Although big-sky coyotes tend to freelance their travels, stands work in this backdrop too. While deer hunting one year I watched on back-to-back mornings a pair of coyotes follow a fence line from one canyon to the next. A month after deer season I returned to the hilltop and found some high ground that gave me a prone position to watch the fence line. My plan was to watch as the sun rose then commence to calling if the travel pattern was nonoperational. I was about to energize the caller when the sight of a coyote slinking along the fence verified my hunch. After a tug of the trigger I was on my way to the convenience store for a bit of bragging.

If your big-game hunting didn’t reveal solid patterns, confer with the locals. Farmers and ranchers take opportune shots at errant coyotes, but most have more important work awaiting them. Nevertheless, they’ve spent their lives on the land and know patterns of wildlife like the grazing tendencies of their herds. If they say coyotes prefer to follow an irrigation ditch, believe them.

Some locales may necessitate a treestand for elevated observation, and for comfort you could consider a ground blind, but put it out early. Coyotes are as wary as whitetails to a new object along a pathway. Also consider using terrain for hideouts, plus never overlook man-made features. I’ve shot more coyotes than I can count from the top of haystacks. I’ve also climbed atop old combines and calving sheds to give me the vantage to watch for a wayfaring coyote.

Cow Groupies
If you’re scratching your head to find a path with a coyote passing lane, stop, look and listen. Do you hear any mooing over the horizon? Are cows blocking the trail? With a nationwide cattle inventory of nearly 95 million, it’s likely you have a coyote temptation factory within a short drive of your front door. Cattle aside, coyotes routinely visit sheep, goat, hog and poultry operations and any domestic farm critter with a noticeable population nearby. Take notice of these coyote-captivating life forms for a meet-and-greet.

Not only do these locations give you exact waypoints for calling positions, but when your calls are as disregarded as the 500th robocall on your smartphone you know where to start the silent approach. Coyotes pay attention to the domestic meat factories around them. Most keep these locations on a permanent stopover as they hunt their way through homelands.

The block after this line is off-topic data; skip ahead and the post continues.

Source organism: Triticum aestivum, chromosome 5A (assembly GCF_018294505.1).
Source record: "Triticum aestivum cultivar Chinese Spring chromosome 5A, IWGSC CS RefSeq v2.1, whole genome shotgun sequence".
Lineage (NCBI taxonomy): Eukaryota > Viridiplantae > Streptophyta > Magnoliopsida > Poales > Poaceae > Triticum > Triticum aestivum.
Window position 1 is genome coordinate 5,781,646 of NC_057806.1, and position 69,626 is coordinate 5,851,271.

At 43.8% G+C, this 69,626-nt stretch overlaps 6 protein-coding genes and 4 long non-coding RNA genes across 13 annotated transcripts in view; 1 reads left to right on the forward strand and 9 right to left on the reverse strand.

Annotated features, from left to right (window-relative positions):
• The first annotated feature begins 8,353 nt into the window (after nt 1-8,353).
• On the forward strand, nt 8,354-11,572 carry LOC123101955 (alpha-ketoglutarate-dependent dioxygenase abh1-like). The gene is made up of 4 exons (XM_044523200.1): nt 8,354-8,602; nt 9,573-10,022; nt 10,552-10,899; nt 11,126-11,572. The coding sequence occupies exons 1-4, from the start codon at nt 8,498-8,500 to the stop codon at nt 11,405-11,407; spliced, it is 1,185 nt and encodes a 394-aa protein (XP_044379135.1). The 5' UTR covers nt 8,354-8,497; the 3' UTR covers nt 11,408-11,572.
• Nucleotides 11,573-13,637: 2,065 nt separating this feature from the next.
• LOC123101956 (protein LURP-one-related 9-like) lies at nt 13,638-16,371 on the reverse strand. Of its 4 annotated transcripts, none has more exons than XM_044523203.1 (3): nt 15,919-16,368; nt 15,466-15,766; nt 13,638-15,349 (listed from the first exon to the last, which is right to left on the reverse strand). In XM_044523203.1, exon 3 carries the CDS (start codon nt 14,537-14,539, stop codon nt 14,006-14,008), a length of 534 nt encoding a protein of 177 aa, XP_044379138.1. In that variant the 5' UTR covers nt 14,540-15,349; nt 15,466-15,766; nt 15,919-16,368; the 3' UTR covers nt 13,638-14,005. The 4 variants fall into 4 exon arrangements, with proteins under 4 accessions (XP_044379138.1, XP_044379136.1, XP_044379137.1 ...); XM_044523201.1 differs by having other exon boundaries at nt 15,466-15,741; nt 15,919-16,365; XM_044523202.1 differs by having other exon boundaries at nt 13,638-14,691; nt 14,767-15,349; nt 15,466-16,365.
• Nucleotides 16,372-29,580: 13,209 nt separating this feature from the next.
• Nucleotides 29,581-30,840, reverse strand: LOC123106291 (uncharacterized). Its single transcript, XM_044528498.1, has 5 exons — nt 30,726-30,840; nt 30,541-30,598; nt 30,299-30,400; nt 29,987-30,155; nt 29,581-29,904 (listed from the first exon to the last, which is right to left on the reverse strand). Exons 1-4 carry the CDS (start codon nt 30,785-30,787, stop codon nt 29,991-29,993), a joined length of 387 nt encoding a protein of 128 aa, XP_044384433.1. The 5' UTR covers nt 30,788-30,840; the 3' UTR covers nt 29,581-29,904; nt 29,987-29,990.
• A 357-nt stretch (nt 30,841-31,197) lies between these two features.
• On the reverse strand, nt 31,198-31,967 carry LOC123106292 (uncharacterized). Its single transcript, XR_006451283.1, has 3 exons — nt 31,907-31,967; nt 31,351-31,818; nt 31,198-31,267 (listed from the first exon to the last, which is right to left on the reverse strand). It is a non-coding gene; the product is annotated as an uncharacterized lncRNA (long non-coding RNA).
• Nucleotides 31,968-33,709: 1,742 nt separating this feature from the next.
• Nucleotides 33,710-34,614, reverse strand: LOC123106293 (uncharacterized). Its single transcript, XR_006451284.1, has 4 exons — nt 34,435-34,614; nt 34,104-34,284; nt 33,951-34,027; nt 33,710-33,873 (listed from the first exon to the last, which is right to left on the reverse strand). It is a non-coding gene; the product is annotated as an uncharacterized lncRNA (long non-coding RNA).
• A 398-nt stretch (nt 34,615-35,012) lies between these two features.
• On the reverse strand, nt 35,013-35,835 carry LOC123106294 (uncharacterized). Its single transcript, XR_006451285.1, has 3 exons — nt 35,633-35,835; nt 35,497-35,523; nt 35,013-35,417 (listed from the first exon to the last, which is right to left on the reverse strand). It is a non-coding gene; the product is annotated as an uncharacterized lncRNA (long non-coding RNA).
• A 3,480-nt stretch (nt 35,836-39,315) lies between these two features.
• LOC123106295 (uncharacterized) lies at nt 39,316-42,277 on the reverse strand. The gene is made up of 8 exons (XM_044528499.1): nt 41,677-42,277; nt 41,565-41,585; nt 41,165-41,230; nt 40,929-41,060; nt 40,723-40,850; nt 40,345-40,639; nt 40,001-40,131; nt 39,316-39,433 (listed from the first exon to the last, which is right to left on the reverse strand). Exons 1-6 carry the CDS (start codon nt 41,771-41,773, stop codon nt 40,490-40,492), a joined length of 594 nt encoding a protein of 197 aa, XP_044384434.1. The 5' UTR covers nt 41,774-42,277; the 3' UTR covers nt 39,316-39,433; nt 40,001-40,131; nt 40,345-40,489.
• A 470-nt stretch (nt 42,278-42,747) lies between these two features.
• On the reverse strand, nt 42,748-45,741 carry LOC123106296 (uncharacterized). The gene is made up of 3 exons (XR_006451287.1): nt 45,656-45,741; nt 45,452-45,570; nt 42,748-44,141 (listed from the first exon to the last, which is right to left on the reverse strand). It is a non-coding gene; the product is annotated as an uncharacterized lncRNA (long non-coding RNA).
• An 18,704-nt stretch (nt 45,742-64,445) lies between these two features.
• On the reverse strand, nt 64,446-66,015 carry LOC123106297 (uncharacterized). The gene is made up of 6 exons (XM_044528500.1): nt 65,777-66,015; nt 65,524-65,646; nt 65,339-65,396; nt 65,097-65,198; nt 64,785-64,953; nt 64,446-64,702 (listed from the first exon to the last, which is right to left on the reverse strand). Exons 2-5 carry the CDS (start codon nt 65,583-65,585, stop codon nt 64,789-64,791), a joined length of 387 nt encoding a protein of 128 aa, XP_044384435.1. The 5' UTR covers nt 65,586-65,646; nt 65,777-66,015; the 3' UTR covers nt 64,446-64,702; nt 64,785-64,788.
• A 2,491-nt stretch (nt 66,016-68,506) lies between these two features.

Why coyotes have affection for domestic livestock is beyond me, but I guess they are hopeful. Modern livestock losses have been minimized, but the occasional passing provides a protein bounty, and some managers maintain a carcass pit that is a coyote farmer’s market when new arrivals appear. Birthing time provides the occasional stillborn snack along with afterbirth. Finally, coyotes are not beyond going vegan. They’ll nab grains and processed feed for livestock when the going gets tough.

Carrion or livestock could steal attention from your calling. Remember also that coyotes are not above stealing grain or processed feed destined for livestock.

Watching openings that lead to and from the petting zoo doesn’t require calling—just patience. An early arrival for overwatch duties is a must, but stay far enough away to avoid agitating the herd. Livestock may become apprehensive when you try to slip past it in the dark. A predawn stampede could awaken a coyote napping on the outskirts and blow your sunrise surprise.

Stay downwind of the herd, keep a hidden distance and navigate with your hunting app to a pre-chosen location then wait for shooting light to arrive. In the afternoons you should also arrive early to beat any early-bird coyotes. Stressed and hungry coyotes could show up at any time, but dawn and dusk represent your best time periods. A pre-game talk with the herd owner is also advised to learn how close he allows shooting near the herd.

Was it a no-show? Nothing says you can’t still-hunt the area. Work edges, openings and fence lines separating livestock pastures. Move a few steps then stop to glass ahead for coyote movement. Although coyotes have a tendency to be more observant than whitetails, they do get distracted. Mice rustling underneath grass or snow draw their full attention.